What happens when νικῶν (the victorious one) is followed through the Revelation drama?  This reader noticed a narrative arc in which Team Jesus wins some of the time, though sometimes Team World wins, until the decisive victory is won by Team Jesus, and Team World is ejected.

The play-by-play

Revelation chapters 2 and 3 contain messages addressed to seven churches in Asia Minor.  They are words of compliment, criticism, encouragement, and promise.  The term “victorious one” is in the conclusion to each message.  If Christians are obedient, they will receive the following rewards some after death and some post-Parousia:

Ephesus (2:7)-- to the victor (νικῶντι) will go the right to eat from the tree of life

Smyrna (2:11)-- the victor (νικῶν) will not be hurt by the second death

Pergamon (2:17)-- the victor (νικῶντι) will be given manna and a white stone with a new name written on it, known only to the one whose name is written on the stone

Thyatira (2:26)-- the victor (νικῶν) will have authority over the nations

Sardais (3:5)-- the victor (νικῶν) will be dressed in white. their name will never be blotted out from the book of life but will be acknowledge before God and the angels by Christ.

Philadelphia (3:12)-- the victor (νικῶν) will be a pillar in the temple of God. They will never leave it. Christ will write on them the name of God, the name of the new Jerusalem, and Christ’s new name.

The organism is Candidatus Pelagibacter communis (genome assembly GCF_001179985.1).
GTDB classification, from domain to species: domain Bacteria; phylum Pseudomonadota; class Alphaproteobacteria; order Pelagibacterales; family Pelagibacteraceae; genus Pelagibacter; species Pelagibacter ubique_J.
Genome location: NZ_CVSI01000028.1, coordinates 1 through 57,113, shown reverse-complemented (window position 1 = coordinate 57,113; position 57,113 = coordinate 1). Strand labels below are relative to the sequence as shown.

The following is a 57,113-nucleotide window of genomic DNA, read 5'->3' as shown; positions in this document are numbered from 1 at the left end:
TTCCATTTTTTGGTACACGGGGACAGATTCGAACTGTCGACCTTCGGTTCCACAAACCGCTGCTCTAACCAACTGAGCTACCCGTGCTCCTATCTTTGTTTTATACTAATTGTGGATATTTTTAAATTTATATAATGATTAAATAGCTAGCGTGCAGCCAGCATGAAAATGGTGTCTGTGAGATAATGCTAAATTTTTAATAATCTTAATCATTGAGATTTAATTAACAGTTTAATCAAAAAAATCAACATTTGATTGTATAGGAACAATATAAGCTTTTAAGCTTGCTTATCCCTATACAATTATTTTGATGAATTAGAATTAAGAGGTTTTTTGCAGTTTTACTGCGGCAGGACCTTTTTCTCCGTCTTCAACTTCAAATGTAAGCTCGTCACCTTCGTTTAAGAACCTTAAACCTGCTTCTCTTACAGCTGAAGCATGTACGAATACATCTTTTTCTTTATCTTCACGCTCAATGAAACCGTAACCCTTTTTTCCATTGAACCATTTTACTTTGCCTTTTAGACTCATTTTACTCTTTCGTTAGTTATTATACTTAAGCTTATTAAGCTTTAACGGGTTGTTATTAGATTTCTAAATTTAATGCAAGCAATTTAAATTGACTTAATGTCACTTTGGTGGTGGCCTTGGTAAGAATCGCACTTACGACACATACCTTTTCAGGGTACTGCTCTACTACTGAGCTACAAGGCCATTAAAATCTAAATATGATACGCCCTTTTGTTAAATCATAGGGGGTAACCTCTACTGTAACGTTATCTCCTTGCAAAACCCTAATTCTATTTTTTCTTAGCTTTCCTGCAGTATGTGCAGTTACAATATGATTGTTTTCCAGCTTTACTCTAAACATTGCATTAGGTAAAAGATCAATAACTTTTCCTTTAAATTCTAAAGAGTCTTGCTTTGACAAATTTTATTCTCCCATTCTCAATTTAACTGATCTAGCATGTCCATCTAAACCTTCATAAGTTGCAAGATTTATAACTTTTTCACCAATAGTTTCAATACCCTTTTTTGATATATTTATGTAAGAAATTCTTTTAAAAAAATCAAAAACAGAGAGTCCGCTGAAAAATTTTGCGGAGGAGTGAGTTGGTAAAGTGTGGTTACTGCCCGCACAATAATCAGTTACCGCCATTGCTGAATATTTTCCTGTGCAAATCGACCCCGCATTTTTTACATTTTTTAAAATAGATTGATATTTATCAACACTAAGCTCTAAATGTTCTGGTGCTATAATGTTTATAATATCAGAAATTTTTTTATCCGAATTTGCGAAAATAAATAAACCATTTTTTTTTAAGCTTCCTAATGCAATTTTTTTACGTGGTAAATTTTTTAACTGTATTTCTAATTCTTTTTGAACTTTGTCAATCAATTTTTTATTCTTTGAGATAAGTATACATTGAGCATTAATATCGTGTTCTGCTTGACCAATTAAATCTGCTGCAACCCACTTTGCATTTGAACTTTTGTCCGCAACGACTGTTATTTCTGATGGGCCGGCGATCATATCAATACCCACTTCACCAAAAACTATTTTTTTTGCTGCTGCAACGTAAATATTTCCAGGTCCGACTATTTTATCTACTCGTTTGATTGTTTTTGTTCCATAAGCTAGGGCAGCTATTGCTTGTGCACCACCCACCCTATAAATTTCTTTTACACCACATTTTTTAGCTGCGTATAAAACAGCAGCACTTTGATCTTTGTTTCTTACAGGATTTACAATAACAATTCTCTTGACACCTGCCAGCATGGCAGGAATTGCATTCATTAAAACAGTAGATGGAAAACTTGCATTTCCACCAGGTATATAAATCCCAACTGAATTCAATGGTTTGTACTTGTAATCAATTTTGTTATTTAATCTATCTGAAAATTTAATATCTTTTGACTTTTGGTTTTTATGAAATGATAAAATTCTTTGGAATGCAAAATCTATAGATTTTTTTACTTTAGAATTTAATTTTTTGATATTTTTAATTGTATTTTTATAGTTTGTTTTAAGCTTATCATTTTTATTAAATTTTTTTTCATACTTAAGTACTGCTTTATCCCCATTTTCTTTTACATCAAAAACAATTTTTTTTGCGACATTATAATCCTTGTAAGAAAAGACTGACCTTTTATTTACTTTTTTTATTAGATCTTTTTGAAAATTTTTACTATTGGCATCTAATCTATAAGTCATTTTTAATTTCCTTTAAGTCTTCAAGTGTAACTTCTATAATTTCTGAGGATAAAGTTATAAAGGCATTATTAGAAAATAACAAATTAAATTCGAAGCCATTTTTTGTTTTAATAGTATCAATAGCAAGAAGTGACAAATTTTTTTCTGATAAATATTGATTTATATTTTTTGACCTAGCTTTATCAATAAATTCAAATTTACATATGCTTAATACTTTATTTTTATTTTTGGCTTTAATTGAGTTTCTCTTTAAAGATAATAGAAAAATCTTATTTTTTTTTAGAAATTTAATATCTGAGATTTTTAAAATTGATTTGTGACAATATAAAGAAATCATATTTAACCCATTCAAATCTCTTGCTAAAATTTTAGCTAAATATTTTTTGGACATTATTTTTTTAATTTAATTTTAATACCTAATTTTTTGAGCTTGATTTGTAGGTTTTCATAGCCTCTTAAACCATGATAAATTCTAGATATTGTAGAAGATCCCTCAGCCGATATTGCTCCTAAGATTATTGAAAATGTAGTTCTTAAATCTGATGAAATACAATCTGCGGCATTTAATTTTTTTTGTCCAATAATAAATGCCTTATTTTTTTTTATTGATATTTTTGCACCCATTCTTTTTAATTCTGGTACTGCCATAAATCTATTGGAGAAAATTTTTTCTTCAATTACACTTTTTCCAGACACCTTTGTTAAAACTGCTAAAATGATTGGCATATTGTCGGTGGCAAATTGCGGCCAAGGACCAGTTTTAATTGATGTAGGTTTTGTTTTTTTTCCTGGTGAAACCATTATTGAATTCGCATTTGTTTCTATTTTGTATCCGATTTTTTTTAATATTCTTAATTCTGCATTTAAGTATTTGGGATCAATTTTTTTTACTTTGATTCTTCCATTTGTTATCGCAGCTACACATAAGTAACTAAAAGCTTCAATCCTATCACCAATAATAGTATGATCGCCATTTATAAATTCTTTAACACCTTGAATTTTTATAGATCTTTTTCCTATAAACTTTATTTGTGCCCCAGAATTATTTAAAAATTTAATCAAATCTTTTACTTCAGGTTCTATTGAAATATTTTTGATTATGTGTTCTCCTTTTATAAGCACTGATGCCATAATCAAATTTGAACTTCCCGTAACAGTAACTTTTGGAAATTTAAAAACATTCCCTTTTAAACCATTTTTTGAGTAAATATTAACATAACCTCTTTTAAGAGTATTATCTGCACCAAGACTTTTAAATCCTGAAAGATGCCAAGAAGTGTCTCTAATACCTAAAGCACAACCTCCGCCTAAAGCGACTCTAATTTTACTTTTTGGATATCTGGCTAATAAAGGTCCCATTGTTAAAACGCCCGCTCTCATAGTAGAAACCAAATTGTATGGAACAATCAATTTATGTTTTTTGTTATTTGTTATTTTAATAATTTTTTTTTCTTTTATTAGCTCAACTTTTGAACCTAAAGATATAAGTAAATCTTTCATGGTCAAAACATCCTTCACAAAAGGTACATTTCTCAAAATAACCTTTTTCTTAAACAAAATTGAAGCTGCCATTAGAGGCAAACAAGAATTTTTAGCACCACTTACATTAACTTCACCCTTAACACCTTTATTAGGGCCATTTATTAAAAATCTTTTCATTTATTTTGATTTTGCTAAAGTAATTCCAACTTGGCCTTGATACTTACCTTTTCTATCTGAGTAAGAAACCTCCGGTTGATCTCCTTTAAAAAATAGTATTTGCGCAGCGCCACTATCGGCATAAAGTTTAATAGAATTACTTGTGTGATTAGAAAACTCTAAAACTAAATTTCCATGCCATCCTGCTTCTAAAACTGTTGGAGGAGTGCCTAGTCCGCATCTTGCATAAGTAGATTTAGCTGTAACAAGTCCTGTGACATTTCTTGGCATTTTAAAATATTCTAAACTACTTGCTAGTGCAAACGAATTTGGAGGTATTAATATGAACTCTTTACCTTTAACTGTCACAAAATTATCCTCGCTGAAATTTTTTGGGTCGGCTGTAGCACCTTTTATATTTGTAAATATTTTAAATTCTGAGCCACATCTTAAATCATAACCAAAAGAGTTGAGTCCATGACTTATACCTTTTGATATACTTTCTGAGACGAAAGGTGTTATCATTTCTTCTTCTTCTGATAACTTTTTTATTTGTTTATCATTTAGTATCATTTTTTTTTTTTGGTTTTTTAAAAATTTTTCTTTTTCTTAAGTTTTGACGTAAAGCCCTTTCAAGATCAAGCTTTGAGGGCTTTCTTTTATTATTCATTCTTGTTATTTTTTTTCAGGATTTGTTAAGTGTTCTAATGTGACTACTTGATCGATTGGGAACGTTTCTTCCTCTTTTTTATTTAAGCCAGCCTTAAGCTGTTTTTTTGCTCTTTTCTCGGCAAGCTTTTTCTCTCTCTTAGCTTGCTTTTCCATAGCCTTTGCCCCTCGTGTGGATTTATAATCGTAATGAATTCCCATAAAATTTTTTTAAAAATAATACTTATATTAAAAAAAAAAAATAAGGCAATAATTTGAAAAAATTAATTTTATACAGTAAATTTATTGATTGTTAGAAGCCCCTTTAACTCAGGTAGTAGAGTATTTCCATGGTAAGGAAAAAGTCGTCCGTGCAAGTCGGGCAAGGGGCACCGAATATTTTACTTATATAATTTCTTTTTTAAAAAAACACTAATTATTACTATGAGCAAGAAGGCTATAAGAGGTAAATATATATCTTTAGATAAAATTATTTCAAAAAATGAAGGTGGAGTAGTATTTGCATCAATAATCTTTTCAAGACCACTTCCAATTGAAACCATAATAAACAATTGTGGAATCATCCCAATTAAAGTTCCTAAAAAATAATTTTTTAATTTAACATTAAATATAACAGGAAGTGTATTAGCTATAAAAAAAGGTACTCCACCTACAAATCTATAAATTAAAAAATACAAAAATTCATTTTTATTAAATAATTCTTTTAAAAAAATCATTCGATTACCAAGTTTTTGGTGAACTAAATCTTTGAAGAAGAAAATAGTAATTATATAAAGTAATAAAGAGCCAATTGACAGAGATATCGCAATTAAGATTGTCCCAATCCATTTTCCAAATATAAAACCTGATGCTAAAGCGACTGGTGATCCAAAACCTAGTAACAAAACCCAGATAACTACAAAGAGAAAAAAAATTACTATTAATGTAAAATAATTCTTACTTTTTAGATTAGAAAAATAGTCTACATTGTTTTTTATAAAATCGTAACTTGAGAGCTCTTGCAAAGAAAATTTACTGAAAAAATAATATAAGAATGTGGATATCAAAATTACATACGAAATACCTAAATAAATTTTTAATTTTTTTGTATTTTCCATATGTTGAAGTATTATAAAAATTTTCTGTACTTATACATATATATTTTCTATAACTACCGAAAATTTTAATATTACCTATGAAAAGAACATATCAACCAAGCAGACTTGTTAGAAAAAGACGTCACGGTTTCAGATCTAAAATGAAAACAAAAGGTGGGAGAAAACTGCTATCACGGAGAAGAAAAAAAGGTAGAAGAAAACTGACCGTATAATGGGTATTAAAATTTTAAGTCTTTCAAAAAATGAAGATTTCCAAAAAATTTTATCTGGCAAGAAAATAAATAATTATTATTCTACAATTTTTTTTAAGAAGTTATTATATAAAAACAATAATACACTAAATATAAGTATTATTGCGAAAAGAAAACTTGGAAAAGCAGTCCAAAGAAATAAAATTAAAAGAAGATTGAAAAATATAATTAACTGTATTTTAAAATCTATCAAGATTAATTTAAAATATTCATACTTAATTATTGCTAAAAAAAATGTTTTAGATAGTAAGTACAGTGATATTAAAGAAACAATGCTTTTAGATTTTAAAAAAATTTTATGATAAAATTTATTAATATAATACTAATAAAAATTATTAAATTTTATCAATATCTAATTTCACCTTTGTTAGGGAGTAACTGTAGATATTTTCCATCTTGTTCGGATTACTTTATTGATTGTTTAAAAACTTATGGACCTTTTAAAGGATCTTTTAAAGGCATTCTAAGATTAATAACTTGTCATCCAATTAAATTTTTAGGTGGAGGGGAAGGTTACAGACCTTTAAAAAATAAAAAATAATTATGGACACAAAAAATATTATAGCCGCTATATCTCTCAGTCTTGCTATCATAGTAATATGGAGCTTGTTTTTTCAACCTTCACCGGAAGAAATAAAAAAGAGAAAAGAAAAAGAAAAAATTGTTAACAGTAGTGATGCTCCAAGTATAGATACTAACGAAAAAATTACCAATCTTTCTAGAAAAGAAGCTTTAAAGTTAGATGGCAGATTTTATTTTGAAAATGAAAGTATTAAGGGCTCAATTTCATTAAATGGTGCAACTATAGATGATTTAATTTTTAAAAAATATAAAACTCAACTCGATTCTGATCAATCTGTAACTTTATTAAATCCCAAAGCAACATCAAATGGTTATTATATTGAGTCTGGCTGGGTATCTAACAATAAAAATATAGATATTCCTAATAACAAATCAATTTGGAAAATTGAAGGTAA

Laodicea (3:21)-- the victor (νικῶν) will be given the right to sit with Christ on the throne of God

Sides are forming.  The terms of the engagement are identified.  The meaning of victory is being defined.

Team Jesus

Team World

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The scene jumps from Earth to heaven in chapters 4 and 5.  There is a heavenly scroll to be read, however no one worthy of even so much as opening the scroll can be found.  Cue dramatic entrance of the Lamb, who was victorious to open (ἐνίκησεν . . . ἀνοῖξαι)  the scroll and its seven seals.  Score one for Team Jesus.

Team Jesus

Team World

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The breaking of the first scroll releases the first horseman of the apocalypse (6:2).  Riding a white horse, bow in hand, crown on his head, the horseman gallops to victory (νικῶν καὶ ἵνα νικήσῃ) but not in a good way.  Team World has evened the score.

Team Jesus

Team World

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God’s wrath is poured out on the Earth in chapters 6-10, and then the Beast comes out of the abyss, attacks God’s two prophets, will be victorious over them (νικήσει), and will kill them (11:7).  It’s not looking good for Team Jesus.

Team Jesus

Team World

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A heavenly war breaks out in chapter 12.  Michael and his angels attack Satan and his angels.  Michael’s side is stronger, Satan and his followers are hurled down to Earth, and humanity is declared the winner.  

Even though they did not fight in this contest, humans are victorious (ἐνίκησαν) through the blood of the Lamb and because of their martyrdom (12:11).  This is how demented things have become on Earth at this point in the narrative; the only winning strategy for Team Jesus is faithfulness unto death.  Team World considers it one for their side while the narrator declares that it’s all tied up.